Neighbors in rural Bingham Township are asking tough questions about the Mountain to Sea Trail (MST).  Sounds NIMBY?  Maybe. Until you take a closer look.

Last week, 200 residents showed up at a county Open House – mostly to express concerns about the county’s plan for the Mountain-to-Sea Trail (MST). Until then, information was not forthcoming about plans for the trail.  Bingham homeowners found survey markings and hikers on or near their land and have been asking questions for over a year.

Let’s not forget that this is the community that stopped OWASA from logging the reservoir, UNC from building an airport, and the county from siting a waste facility. We’re still dealing with sewage sludge and a mismatch of services designed for urban neighbors, and many are still holding a grudge over the loss of the thousands of acres of farmland for Cane Creek Reservoir. Bingham has no schools, parks or other amenities that might serve our families.  Residents live on high alert, and when we see surveyors or officials in the woods, we know something’s up – and it’s probably not good.

Honestly,  most of the trail looks promising with segments that run short distances to connect public green spaces including the Eno River State Park, Occanecchi Speedway/Ayr Mount and the Town of Hillsborough.  The hosting communities are dense and welcome the trail as a neighbor – as a preferred alternative to more houses.

The Bingham situation is different. There are no public green spaces in this largely rural community marked with beautiful farms that are centuries old. Homes are remotely placed and neighbors meet up for walks in the woods or at the local dump. Community watch groups are active and, at the suggestion of the sheriff, everyone is on the lookout for unfamiliar cars or other suspicious activity.

So when the neighbors found surveyors on or near their land, they started asking questions. The answers did little to ease growing suspicion, especially among neighbors who live near Cane Creek Reservoir. Since OWASA’s gates are locked, neighbors are particularly concerned that users will access to the trail through private communities – communities that already deal with littering from trespassers who illegally access OWASA’s land.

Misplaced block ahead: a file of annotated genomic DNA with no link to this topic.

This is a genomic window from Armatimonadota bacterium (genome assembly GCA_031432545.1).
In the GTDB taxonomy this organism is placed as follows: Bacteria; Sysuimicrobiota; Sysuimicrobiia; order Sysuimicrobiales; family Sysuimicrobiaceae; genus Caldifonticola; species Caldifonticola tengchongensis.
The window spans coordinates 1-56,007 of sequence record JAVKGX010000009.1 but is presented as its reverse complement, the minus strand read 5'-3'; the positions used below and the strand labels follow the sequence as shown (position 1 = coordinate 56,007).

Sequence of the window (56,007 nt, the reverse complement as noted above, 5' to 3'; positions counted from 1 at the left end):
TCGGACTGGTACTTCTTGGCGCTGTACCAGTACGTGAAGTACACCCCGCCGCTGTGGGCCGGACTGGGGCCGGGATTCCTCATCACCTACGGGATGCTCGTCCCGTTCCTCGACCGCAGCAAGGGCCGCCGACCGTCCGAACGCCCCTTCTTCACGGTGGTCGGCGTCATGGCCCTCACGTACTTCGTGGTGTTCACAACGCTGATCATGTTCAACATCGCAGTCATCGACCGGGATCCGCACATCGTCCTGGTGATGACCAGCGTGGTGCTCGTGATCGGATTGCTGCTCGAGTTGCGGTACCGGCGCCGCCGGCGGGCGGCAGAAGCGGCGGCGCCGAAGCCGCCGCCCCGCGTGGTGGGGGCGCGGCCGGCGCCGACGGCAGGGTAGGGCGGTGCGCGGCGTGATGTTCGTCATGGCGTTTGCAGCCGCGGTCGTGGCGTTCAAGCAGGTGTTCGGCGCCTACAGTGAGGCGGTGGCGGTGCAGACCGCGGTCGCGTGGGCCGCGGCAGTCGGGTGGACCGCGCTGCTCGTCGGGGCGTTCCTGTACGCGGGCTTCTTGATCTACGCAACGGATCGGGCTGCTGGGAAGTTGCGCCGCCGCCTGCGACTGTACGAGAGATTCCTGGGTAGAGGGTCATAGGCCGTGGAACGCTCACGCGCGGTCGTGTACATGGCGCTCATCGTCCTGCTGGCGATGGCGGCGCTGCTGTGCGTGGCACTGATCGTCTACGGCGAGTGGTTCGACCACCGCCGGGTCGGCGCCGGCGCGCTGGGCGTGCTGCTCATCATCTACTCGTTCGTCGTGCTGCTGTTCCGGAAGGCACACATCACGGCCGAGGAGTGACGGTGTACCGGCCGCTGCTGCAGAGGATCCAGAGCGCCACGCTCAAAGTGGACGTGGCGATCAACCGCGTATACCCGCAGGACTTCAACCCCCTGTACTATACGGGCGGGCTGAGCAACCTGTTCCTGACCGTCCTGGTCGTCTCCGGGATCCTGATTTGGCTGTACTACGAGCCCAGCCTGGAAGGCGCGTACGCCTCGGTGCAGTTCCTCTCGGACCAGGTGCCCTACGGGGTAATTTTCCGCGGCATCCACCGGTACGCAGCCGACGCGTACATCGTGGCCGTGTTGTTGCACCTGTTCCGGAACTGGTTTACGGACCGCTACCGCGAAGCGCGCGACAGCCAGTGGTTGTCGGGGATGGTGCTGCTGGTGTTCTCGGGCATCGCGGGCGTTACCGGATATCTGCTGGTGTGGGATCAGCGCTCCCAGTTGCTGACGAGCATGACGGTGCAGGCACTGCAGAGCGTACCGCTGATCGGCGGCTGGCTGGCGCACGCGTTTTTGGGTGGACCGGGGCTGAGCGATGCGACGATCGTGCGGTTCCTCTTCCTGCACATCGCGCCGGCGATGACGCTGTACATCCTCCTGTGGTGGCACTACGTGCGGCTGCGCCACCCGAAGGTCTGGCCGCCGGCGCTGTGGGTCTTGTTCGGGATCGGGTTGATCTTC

If OWASA’s land at Cane Creek Reservoir were turned into a public parkland, with controlled access through OWASA’s gates, attitudes might change. That’s how it works at Eno River State Park, Ayr Mount, and other green spaces along the trail.  Don’t Bingham residents deserve the same safety features in their community?

One more point:  OWASA land is beautiful – but it’s a long distance to the nearest towns (HIllsborough and Saxapahaw). In fact, Bingham communities are expected to host the longest section of the MST- all of it impacting private property owners. So Bingham neighbors are being asked to host long-distance hikers without first discussing green spaces that serve the local community.  

Clearly, the discussion of the MST is premature. If Bingham neighbors sound NIMBY, maybe they have a point.